Health psychology is the study of psychological and behavioral processes in health, illness, and healthcare. It is concerned with understanding how psychological, behavioral, and cultural factors contribute to physical health and illness. Psychological factors can affect health directly. For example, chronically occurring environmental stressors affecting the hypothalamic–pituitary–adrenal axis, cumulatively, can harm health. Behavioral factors can also affect a person's health. For example, certain behaviors can, over time, harm (smoking, excessive alcohol consumption) or enhance health (exercise, low fat diet). Health psychologists take a biopsychosocial approach. In other words, health psychologists understand health to be the product not only of biological processes (e.g., a virus, tumor, etc.) but also of psychological (e.g., thoughts and beliefs), behavioral (e.g., habits), and social processes (e.g., socioeconomic status and ethnicity).
By understanding psychological factors that influence health, and constructively applying that knowledge, health psychologists can improve health by working directly with individual patients or indirectly in large-scale public health programs. In addition, health psychologists can help train other healthcare professionals (e.g., physicians and nurses) to take advantage of the knowledge the discipline has generated, when treating patients. Health psychologists work in a variety of settings: alongside other medical professionals in hospitals and clinics, in public health departments working on large-scale behavior change and health promotion programs, and in universities and medical schools where they teach and conduct research.
Although its early beginnings can be traced to the field of clinical psychology, four different divisions within health psychology and one related field, occupational health psychology (OHP), have developed over time. The four divisions include clinical health psychology, public health psychology, community health psychology, and critical health psychology. Professional organizations for the field of health psychology include Division 38 of the American Psychological Association (APA), the Division of Health Psychology of the British Psychological Society (BPS), and the European Health Psychology Society. Advanced credentialing in the US as a clinical health psychologist is provided through the American Board of Professional Psychology.
- 1 Overview
- 2 Origins and development
- 3 Objectives
- 4 Applications
- 5 Training in health psychology
- 6 See also
- 7 Bibliography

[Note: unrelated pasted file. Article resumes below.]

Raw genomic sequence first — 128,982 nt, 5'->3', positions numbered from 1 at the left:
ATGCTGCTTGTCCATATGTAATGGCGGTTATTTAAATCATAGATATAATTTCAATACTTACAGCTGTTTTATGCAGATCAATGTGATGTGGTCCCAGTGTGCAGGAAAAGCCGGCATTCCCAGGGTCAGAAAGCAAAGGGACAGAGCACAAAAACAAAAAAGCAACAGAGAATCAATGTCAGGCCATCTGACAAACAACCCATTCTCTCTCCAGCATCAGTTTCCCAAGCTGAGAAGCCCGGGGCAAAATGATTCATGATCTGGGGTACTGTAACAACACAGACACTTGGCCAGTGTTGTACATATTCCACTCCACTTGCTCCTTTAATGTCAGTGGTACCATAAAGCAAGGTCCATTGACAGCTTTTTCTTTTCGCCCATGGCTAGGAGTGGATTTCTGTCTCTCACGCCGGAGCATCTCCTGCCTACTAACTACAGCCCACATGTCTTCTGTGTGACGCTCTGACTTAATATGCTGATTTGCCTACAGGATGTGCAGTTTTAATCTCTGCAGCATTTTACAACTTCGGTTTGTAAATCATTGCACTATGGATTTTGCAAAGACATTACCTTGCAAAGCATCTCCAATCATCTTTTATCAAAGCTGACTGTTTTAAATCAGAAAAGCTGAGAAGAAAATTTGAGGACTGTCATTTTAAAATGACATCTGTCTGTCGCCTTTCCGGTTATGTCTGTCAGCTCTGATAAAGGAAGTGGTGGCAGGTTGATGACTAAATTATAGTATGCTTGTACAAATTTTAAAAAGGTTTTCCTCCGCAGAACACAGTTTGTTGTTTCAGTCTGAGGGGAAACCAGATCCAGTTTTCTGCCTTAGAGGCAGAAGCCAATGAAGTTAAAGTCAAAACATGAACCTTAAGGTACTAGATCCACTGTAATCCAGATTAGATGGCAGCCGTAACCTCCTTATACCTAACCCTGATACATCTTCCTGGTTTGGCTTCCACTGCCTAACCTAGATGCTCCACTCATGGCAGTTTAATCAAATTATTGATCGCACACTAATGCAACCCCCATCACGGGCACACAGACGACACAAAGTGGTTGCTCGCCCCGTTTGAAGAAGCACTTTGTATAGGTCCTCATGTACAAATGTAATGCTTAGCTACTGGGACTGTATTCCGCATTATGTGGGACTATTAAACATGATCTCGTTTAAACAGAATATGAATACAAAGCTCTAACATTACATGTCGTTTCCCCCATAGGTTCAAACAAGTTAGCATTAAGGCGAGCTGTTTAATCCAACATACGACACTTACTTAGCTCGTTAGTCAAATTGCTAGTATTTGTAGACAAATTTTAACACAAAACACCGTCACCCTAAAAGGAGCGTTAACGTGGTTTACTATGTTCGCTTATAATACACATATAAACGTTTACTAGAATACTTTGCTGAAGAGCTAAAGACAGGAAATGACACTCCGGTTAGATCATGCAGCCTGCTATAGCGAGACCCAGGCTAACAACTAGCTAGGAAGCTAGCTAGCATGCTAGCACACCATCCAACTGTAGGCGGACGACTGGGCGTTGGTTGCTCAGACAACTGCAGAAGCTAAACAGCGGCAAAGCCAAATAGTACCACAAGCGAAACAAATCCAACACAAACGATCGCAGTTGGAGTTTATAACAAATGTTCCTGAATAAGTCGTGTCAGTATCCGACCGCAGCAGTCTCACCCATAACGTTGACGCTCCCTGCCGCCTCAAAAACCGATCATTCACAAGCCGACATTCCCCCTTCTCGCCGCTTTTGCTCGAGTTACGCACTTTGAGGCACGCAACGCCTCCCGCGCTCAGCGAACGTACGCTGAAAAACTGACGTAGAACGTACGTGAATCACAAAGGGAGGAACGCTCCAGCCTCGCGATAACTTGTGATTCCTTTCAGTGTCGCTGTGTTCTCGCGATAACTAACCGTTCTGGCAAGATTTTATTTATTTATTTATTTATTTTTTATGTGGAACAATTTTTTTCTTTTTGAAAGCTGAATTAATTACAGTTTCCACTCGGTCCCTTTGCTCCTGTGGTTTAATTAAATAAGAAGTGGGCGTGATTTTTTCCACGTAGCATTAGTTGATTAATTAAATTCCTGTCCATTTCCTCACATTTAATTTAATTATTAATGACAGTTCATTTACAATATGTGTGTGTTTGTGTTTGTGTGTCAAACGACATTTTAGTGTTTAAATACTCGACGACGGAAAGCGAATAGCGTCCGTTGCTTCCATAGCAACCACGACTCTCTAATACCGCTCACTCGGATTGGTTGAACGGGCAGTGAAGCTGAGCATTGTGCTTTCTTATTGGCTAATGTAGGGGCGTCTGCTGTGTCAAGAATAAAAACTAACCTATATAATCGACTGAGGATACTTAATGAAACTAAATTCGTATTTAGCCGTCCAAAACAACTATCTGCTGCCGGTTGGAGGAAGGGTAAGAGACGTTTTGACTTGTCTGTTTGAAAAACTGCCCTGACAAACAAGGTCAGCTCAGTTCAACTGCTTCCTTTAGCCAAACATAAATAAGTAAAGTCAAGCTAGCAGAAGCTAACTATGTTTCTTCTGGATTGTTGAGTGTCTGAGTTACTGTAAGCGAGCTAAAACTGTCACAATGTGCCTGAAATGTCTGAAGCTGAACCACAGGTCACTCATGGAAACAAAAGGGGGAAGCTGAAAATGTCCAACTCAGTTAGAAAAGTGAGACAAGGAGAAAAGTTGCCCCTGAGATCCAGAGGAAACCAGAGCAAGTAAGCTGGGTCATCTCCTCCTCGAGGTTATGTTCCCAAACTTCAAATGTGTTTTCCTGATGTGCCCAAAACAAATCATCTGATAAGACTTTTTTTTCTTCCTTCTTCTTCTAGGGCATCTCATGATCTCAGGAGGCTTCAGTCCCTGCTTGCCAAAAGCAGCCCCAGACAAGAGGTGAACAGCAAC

- 8 References
- 9 External links
Recent advances in psychological, medical, and physiological research have led to a new way of thinking about health and illness. This conceptualization, which has been labeled the biopsychosocial model, views health and illness as the product of a combination of factors including biological characteristics (e.g., genetic predisposition), behavioral factors (e.g., lifestyle, stress, health beliefs), and social conditions (e.g., cultural influences, family relationships, social support).
Psychologists who strive to understand how biological, behavioral, and social factors influence health and illness are called health psychologists. Health psychologists use their knowledge of psychology and health to promote general well-being and understand physical illness. They are specially trained to help people deal with the psychological and emotional aspects of health and illness. Health psychologists work with many different health care professionals (e.g., physicians, dentists, nurses, physician's assistants, dietitians, social workers, pharmacists, physical and occupational therapists, and chaplains) to conduct research and provide clinical assessments and treatment services. Many health psychologists focus on prevention research and interventions designed to promote healthier lifestyles and try to find ways to encourage people to improve their health. For example, they may help people to lose weight or stop smoking. Health psychologists also use their skills to try to improve the healthcare system. For example, they may advise doctors about better ways to communicate with their patients  Health psychologists work in many different settings including the UK's National Health Service (NHS), private practice, universities, communities, schools and organizations. While many health psychologists provide clinical services as part of their duties, others function in non-clinical roles, primarily involving teaching and research. Leading journals include Health Psychology, the Journal of Health Psychology, the British Journal of Health Psychology, and Applied Psychology: Health and Well-Being. Health psychologists can work with people on a one-to-one basis, in groups, as a family, or at a larger population level.